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  IDWeek
October 3 -7, 2018
San Francisco, CA
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Pregnancy outcomes following raltegravir exposure
 
 
 
 
No Link Between Raltegravir and Adverse Birth Outcomes in 2550-Woman Analysis
 
IDWeek, October 2-6, 2019, Washington, DC
 
Mark Mascolini
 
Analysis of 2550 prospective pregnancy reports found no association between raltegravir use and adverse birth outcomes [1]. Rates of spontaneous abortion, stillbirth, and major congenital anomalies matched those seen in the background population. Most of the reports came from the United States and Western Europe.
 
Not structurally similar to other HIV integrase inhibitors, raltegravir has been licensed since 2007 and is approved for use in neonates weighing at least 2 kg, children, adolescents, and adults. Neural tube defects have been described in infants of women taking dolutegravir in the periconception period. The purpose of this analysis was to assess all pregnancy outcomes among women taking raltegravir, especially potential neural tube defects following periconception raltegravir exposure.
 
The analysis focused on prospective raltegravir exposures--those received before the pregnancy outcome was known. Merck researchers collected data from three sources: prospective pregnancy outcomes reported to the Merck safety database and two published European sources not included in the Merck database--the National Study of HIV in Pregnancy and Childhood (NSHPC) in the United Kingdom and Ireland and the ANRS-French Perinatal Cohort.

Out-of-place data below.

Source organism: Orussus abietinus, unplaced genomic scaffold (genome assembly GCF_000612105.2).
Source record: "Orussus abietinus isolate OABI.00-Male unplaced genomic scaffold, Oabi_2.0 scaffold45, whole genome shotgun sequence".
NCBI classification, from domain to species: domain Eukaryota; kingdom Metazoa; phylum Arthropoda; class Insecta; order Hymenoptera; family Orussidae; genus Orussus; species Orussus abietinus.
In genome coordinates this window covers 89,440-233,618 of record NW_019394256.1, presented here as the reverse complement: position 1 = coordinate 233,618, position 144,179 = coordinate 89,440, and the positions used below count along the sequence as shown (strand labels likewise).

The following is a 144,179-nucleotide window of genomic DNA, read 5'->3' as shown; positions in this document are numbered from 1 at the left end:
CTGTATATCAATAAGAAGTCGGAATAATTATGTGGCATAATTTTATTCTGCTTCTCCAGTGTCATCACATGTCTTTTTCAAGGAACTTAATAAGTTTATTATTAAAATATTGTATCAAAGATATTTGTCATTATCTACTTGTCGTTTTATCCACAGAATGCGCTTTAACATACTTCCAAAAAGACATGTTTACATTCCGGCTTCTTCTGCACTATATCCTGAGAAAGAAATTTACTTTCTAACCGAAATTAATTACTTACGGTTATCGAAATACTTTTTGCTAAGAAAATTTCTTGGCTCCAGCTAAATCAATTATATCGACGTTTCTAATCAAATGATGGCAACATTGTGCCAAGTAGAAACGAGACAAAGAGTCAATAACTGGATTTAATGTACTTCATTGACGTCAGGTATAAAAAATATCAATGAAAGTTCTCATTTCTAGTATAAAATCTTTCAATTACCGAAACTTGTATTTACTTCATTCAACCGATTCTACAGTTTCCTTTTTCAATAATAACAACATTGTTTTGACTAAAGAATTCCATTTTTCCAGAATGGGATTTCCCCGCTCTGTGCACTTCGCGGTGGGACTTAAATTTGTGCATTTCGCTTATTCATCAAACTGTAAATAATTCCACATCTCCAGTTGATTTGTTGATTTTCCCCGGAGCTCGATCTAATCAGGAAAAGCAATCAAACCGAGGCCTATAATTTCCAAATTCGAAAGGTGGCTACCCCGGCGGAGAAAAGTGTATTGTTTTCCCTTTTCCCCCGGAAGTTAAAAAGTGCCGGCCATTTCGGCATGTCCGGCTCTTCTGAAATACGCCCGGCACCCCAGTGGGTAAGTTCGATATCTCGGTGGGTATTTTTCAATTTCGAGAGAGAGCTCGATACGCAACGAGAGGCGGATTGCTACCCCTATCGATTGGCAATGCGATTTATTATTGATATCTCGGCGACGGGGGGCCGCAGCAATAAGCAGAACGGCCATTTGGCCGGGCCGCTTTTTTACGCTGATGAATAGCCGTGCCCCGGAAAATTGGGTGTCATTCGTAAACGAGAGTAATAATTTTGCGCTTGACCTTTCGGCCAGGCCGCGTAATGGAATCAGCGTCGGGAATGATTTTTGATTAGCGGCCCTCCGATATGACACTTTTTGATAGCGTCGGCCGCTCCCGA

Through May 27, 2019, the Merck safety database included 961 prospective reports with 976 outcomes, about half of them from the United States, about half dating from the first trimester and one third involving periconception exposure. Among the 976 pregnancy outcomes in the Merck database, there were 892 live births, 33 major congenital anomalies (no neural tube defects), 36 spontaneous abortions, 11 stillbirths or fetal deaths, 35 elective terminations, and 2 ectopic pregnancies. Rates of congenital anomalies per live birth, spontaneous abortion, and stillbirths were similar to those in the US general population.
 
The UK/Ireland NSHPC database involved 886 raltegravir exposures during pregnancy from 2008 through 2018, including 256 in the first trimester, of which 222 involved exposure to raltegravir at the time of conception. The overall congenital anomaly rate was 2.59%, and the rate for exposure at conception was 2.25%. The NSHPC recorded no neural tube defects.
 
The ANRS-French Perinatal Cohort saw no evidence of a higher birth defect rate among 218 women taking raltegravir at conception. And the French reported no neural tube defects with raltegravir.
 
The Merck team concluded that these three large databases (focused largely on the United States and Western Europe) produced no data suggesting an association between raltegravir during any stage of pregnancy and adverse birth outcomes. Rates of spontaneous abortions, stillbirths, and major congenital anomalies reflected general-population rates in the regions studied. The 765 recorded periconception raltegravir exposures led to no neural tube defects.
 
Reference
1. Shamsuddin H, Raudenbush C, Sciba B, et al. Pregnancy outcomes following raltegravir exposure. IDWeek, October 2-6, 2019, Washington, DC. Abstract 886.

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